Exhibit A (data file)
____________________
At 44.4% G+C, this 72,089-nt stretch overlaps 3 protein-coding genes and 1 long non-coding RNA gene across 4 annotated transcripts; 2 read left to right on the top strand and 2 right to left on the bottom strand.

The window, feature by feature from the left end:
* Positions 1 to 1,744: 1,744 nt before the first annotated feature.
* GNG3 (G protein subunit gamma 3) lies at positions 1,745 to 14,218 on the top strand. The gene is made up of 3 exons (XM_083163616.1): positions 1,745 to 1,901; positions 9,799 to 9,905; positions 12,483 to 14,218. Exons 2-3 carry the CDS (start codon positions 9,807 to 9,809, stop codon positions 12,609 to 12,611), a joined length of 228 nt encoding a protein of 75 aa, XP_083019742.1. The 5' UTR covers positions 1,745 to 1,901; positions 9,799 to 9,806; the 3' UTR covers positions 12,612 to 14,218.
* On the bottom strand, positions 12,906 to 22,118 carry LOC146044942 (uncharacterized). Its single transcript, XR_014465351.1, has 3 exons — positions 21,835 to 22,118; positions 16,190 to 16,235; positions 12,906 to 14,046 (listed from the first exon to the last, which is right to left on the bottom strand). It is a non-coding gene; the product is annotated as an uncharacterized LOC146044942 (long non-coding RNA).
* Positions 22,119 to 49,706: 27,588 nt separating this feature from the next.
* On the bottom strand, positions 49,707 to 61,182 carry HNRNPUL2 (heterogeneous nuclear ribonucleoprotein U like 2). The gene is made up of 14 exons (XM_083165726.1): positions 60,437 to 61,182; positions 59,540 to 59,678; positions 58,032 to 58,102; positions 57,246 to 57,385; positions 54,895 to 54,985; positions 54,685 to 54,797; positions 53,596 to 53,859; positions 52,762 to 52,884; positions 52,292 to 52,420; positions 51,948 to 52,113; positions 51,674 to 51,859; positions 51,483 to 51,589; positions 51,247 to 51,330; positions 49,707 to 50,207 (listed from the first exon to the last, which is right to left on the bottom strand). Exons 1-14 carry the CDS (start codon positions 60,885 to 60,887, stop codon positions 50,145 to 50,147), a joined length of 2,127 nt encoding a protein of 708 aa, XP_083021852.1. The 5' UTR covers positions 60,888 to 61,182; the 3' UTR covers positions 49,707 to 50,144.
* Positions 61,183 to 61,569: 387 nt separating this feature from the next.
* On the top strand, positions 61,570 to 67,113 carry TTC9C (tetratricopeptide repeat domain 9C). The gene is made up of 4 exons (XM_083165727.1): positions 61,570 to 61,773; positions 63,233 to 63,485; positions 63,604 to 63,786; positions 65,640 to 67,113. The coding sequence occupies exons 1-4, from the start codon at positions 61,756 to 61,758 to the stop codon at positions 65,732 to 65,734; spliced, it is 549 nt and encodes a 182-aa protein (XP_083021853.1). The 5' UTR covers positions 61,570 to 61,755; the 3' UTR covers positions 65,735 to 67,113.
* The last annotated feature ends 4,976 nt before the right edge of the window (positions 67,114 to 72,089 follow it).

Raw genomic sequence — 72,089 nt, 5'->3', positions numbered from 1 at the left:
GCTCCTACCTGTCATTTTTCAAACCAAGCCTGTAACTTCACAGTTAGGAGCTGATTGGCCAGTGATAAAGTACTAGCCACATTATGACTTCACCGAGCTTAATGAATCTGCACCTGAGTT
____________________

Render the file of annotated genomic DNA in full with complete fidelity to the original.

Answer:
At 44.4% G+C, this 72,089-nt stretch overlaps 3 protein-coding genes and 1 long non-coding RNA gene across 4 annotated transcripts; 2 read left to right on the top strand and 2 right to left on the bottom strand.

The window, feature by feature from the left end:
* Positions 1 to 1,744: 1,744 nt before the first annotated feature.
* GNG3 (G protein subunit gamma 3) lies at positions 1,745 to 14,218 on the top strand. The gene is made up of 3 exons (XM_083163616.1): positions 1,745 to 1,901; positions 9,799 to 9,905; positions 12,483 to 14,218. Exons 2-3 carry the CDS (start codon positions 9,807 to 9,809, stop codon positions 12,609 to 12,611), a joined length of 228 nt encoding a protein of 75 aa, XP_083019742.1. The 5' UTR covers positions 1,745 to 1,901; positions 9,799 to 9,806; the 3' UTR covers positions 12,612 to 14,218.
* On the bottom strand, positions 12,906 to 22,118 carry LOC146044942 (uncharacterized). Its single transcript, XR_014465351.1, has 3 exons — positions 21,835 to 22,118; positions 16,190 to 16,235; positions 12,906 to 14,046 (listed from the first exon to the last, which is right to left on the bottom strand). It is a non-coding gene; the product is annotated as an uncharacterized LOC146044942 (long non-coding RNA).
* Positions 22,119 to 49,706: 27,588 nt separating this feature from the next.
* On the bottom strand, positions 49,707 to 61,182 carry HNRNPUL2 (heterogeneous nuclear ribonucleoprotein U like 2). The gene is made up of 14 exons (XM_083165726.1): positions 60,437 to 61,182; positions 59,540 to 59,678; positions 58,032 to 58,102; positions 57,246 to 57,385; positions 54,895 to 54,985; positions 54,685 to 54,797; positions 53,596 to 53,859; positions 52,762 to 52,884; positions 52,292 to 52,420; positions 51,948 to 52,113; positions 51,674 to 51,859; positions 51,483 to 51,589; positions 51,247 to 51,330; positions 49,707 to 50,207 (listed from the first exon to the last, which is right to left on the bottom strand). Exons 1-14 carry the CDS (start codon positions 60,885 to 60,887, stop codon positions 50,145 to 50,147), a joined length of 2,127 nt encoding a protein of 708 aa, XP_083021852.1. The 5' UTR covers positions 60,888 to 61,182; the 3' UTR covers positions 49,707 to 50,144.
* Positions 61,183 to 61,569: 387 nt separating this feature from the next.
* On the top strand, positions 61,570 to 67,113 carry TTC9C (tetratricopeptide repeat domain 9C). The gene is made up of 4 exons (XM_083165727.1): positions 61,570 to 61,773; positions 63,233 to 63,485; positions 63,604 to 63,786; positions 65,640 to 67,113. The coding sequence occupies exons 1-4, from the start codon at positions 61,756 to 61,758 to the stop codon at positions 65,732 to 65,734; spliced, it is 549 nt and encodes a 182-aa protein (XP_083021853.1). The 5' UTR covers positions 61,570 to 61,755; the 3' UTR covers positions 65,735 to 67,113.
* The last annotated feature ends 4,976 nt before the right edge of the window (positions 67,114 to 72,089 follow it).

Raw genomic sequence — 72,089 nt, 5'->3', positions numbered from 1 at the left:
GCTCCTACCTGTCATTTTTCAAACCAAGCCTGTAACTTCACAGTTAGGAGCTGATTGGCCAGTGATAAAGTACTAGCCACATTATGACTTCACCGAGCTTAATGAATCTGCACCTGAGTT